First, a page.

Following the introduction of the whole life cycle carbon (WLC) assessment in the new London Plan, UK-based energy and sustainability expert Sustain Quality is urging construction firms to closely consider the growing importance of life cycle assessment (LCA) across the wider construction industry.
The new London Plan, the spatial development strategy for the capital, was rolled out across Greater London and the 32 London boroughs on 2nd March 2021. One of the most notable aspects within the strategy was the introduction of WLC assessments as a requirement for meeting building regulations. This has sparked a renewed focus on LCA in construction.
LCA is considered to be a best practice approach for assessing energy requirements and the environmental impact of a new structure across all stages of the building’s life. It aims to help architects and developers to better optimise design and construction for improved efficiency and sustainability.
LCA typically takes into account aspects including the potential for global warming, ozone depletion, acidification, and eutrophication, as well as tropospheric ozone formation, and depletion of non-renewable sources.
The new London Plan has been launched to directly aid the Government’s mission to achieve its net zero greenhouse gas emissions target by 2050. According to the Climate Change Committee, in order to have a chance of meeting this goal, UK emissions must fall 63% by 2035 from 2019 figures.
Thiago Vieira Haberli MIEMA CEnv, Sustain Quality Managing Director said, “Not only do all developments pose carbon emissions and energy and sustainability challenges, but they do so across every stage of the life cycle, from product and construction stages to use and demolition. LCA considers the risks at every stage of a building’s life, and our mission at Sustain Quality is to develop strategic solutions to these challenges that help to transform the existing construction industry into a more sustainable, more responsible sector.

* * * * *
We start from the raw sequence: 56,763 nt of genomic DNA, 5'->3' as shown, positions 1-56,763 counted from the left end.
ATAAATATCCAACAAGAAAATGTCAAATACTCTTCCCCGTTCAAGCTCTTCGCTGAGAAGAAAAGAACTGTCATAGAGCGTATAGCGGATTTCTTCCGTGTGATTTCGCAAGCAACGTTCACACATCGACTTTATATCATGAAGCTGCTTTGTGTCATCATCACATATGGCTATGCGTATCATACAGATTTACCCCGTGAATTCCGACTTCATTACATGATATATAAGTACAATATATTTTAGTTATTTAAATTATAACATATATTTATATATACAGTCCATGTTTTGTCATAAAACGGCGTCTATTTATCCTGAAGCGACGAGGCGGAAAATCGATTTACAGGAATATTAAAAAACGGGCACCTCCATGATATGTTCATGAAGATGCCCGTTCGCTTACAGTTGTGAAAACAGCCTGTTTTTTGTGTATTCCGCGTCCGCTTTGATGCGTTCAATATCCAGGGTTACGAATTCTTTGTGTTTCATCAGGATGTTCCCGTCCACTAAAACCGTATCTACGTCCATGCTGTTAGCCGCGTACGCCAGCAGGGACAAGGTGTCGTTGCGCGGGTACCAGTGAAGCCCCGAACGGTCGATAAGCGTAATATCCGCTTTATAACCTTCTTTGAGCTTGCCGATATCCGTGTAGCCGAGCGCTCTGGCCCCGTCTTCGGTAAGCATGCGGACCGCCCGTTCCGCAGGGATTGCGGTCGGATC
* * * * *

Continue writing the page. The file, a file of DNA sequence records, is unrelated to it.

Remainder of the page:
It is becoming increasingly clear that construction must be a firm focal point as the UK edges closer towards its sustainability goal. According to the UK Green Building Council, the built environment is currently responsible for 40% of the country’s total carbon footprint, with building energy usage contributing around 50% to that figure. While the majority comes from existing structures, it is estimated that new construction has added 48 MTCO2e.
The experts at Sustain Quality believe that sustainability must be incorporated into the initial stages of the design processes, especially as early stakeholders such as designers and investors have the potential to play such a significant role in shaping the construction and usage of a building. It’s a cycle.
This is a running theme throughout the LCA story, with decisions made at the resource stage affecting end of life impact, and decisions made at the construction stage helping to optimise energy efficiency during the usage stage. Construction is very much a never ending cycle of interconnected elements which all need to be considered holistically to drive change.
Sustainability consultancy is anticipated to become a strategic necessity in the new normal as London firms strive to meet the update regulations, and as regional and international organisations take measures to prepare for the expected expansion of LCA requirements across further cities in the future.